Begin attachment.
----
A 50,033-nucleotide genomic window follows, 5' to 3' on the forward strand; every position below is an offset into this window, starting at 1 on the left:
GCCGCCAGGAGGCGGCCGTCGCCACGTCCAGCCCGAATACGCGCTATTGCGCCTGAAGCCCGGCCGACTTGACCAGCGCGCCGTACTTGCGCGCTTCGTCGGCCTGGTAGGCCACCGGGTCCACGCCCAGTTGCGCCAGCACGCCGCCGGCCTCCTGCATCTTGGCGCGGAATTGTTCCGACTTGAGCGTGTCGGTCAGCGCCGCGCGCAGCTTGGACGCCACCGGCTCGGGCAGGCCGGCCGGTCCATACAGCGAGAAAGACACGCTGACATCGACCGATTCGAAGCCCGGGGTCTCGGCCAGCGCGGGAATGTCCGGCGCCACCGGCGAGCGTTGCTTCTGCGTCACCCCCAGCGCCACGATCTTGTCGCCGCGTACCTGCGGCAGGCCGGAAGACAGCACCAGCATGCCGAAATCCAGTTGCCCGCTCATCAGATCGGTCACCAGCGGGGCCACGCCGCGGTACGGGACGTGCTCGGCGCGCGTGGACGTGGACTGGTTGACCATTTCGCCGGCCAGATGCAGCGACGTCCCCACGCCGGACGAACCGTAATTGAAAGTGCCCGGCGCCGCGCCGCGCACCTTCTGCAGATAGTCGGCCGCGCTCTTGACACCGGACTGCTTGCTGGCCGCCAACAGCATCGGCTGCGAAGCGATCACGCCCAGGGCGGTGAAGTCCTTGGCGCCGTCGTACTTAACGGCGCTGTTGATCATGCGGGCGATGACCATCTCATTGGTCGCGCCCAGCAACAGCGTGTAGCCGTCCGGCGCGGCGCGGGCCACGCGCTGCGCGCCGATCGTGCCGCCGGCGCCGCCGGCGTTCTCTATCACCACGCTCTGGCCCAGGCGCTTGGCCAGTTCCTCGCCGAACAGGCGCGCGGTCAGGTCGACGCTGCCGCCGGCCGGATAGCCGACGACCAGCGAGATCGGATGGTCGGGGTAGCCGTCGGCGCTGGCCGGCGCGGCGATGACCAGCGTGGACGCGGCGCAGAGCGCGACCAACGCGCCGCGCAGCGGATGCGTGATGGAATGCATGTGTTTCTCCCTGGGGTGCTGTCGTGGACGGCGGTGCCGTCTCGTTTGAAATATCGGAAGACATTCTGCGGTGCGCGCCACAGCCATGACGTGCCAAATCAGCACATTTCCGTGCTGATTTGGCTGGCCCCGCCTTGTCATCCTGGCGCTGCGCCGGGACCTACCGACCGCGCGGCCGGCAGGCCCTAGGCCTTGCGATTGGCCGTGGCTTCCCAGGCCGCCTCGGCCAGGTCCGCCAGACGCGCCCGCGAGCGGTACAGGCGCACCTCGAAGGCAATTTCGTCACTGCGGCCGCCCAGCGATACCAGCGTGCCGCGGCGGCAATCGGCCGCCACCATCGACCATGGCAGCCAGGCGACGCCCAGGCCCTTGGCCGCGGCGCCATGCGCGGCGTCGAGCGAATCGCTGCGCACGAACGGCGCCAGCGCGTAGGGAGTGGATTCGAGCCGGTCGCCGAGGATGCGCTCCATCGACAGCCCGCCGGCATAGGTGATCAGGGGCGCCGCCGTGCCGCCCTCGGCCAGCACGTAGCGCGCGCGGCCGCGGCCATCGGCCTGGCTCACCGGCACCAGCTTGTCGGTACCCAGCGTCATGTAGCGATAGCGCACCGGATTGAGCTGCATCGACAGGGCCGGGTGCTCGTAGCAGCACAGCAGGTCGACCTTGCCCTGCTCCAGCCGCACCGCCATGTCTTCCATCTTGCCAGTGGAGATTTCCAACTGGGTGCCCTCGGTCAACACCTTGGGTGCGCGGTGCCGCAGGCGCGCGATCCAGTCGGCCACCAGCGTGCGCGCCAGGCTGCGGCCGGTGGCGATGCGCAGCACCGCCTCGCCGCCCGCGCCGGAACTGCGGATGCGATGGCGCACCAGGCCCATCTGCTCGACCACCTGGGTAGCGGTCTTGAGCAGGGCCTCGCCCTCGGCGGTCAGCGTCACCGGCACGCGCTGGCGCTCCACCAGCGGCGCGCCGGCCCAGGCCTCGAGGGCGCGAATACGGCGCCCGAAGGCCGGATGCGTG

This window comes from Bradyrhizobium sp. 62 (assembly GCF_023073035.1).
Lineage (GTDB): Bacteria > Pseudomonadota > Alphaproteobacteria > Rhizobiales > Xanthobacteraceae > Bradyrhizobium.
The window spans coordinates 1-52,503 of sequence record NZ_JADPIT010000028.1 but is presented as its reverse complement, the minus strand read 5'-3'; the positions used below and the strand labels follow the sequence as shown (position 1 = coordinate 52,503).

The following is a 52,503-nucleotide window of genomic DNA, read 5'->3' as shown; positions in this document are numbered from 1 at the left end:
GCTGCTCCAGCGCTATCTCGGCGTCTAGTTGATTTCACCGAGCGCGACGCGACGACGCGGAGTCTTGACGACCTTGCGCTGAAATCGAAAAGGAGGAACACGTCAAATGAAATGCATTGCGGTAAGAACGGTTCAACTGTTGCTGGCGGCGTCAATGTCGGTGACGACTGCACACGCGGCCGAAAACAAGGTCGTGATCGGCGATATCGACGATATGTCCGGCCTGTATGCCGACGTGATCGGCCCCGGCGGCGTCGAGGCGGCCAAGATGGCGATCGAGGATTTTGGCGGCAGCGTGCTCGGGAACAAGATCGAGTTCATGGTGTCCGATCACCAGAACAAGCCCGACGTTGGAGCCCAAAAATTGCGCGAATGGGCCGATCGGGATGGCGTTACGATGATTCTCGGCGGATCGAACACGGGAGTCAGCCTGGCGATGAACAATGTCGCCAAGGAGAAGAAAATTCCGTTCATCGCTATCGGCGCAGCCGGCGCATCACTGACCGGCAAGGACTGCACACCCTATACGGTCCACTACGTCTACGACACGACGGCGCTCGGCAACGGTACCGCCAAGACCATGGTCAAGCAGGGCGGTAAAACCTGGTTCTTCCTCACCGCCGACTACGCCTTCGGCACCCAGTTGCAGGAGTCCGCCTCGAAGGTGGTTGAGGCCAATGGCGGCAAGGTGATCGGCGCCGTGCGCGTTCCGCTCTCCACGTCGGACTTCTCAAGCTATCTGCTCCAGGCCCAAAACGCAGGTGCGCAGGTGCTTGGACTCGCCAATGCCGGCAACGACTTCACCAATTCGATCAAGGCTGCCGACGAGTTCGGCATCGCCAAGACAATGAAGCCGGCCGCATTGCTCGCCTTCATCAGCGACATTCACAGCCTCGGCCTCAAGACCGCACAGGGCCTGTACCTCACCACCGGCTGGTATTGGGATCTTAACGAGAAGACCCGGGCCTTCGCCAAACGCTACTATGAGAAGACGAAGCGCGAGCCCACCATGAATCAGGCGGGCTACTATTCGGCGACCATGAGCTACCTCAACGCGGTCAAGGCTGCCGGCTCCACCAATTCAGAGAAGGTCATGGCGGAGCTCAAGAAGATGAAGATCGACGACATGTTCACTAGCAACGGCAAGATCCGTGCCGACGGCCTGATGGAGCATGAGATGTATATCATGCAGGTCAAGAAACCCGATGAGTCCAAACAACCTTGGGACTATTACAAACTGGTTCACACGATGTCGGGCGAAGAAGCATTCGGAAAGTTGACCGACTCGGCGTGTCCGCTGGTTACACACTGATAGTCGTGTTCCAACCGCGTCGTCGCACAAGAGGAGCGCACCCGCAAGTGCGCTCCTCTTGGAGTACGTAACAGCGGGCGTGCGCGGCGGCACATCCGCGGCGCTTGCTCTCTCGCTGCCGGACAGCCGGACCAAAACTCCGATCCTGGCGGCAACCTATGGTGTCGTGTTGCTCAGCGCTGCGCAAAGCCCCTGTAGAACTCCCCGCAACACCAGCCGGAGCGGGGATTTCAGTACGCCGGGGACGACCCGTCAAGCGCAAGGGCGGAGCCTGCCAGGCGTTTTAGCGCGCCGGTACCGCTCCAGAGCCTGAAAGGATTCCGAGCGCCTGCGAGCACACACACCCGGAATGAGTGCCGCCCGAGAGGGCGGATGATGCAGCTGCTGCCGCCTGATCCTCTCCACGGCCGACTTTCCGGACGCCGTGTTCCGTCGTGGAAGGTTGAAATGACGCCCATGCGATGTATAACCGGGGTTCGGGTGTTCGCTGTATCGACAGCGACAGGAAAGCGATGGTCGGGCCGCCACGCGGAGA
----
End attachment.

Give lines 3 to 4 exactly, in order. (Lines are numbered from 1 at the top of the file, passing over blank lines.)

This window comes from Bradyrhizobium sp. 62 (assembly GCF_023073035.1).
Lineage (GTDB): Bacteria > Pseudomonadota > Alphaproteobacteria > Rhizobiales > Xanthobacteraceae > Bradyrhizobium.